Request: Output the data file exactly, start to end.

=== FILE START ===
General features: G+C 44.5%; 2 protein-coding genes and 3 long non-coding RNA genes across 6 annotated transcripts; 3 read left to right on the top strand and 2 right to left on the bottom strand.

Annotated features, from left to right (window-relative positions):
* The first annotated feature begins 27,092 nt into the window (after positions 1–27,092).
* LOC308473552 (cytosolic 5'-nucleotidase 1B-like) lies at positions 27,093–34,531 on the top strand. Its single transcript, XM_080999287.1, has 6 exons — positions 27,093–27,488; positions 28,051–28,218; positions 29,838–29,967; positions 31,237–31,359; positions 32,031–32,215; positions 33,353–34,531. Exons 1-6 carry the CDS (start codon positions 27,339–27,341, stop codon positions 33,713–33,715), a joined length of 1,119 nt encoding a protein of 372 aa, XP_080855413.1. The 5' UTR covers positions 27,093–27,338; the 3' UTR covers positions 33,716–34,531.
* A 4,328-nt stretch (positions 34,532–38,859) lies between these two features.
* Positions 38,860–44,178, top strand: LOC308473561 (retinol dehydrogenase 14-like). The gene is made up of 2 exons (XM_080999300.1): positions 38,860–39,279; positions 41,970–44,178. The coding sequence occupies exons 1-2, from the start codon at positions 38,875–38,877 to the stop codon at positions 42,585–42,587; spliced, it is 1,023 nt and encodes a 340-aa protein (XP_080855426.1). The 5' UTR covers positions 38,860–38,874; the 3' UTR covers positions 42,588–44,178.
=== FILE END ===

General features: G+C 44.5%; 2 protein-coding genes and 3 long non-coding RNA genes across 6 annotated transcripts; 3 read left to right on the top strand and 2 right to left on the bottom strand.

Annotated features, from left to right (window-relative positions):
* The first annotated feature begins 27,092 nt into the window (after positions 1–27,092).
* LOC308473552 (cytosolic 5'-nucleotidase 1B-like) lies at positions 27,093–34,531 on the top strand. Its single transcript, XM_080999287.1, has 6 exons — positions 27,093–27,488; positions 28,051–28,218; positions 29,838–29,967; positions 31,237–31,359; positions 32,031–32,215; positions 33,353–34,531. Exons 1-6 carry the CDS (start codon positions 27,339–27,341, stop codon positions 33,713–33,715), a joined length of 1,119 nt encoding a protein of 372 aa, XP_080855413.1. The 5' UTR covers positions 27,093–27,338; the 3' UTR covers positions 33,716–34,531.
* A 4,328-nt stretch (positions 34,532–38,859) lies between these two features.
* Positions 38,860–44,178, top strand: LOC308473561 (retinol dehydrogenase 14-like). The gene is made up of 2 exons (XM_080999300.1): positions 38,860–39,279; positions 41,970–44,178. The coding sequence occupies exons 1-2, from the start codon at positions 38,875–38,877 to the stop codon at positions 42,585–42,587; spliced, it is 1,023 nt and encodes a 340-aa protein (XP_080855426.1). The 5' UTR covers positions 38,860–38,874; the 3' UTR covers positions 42,588–44,178.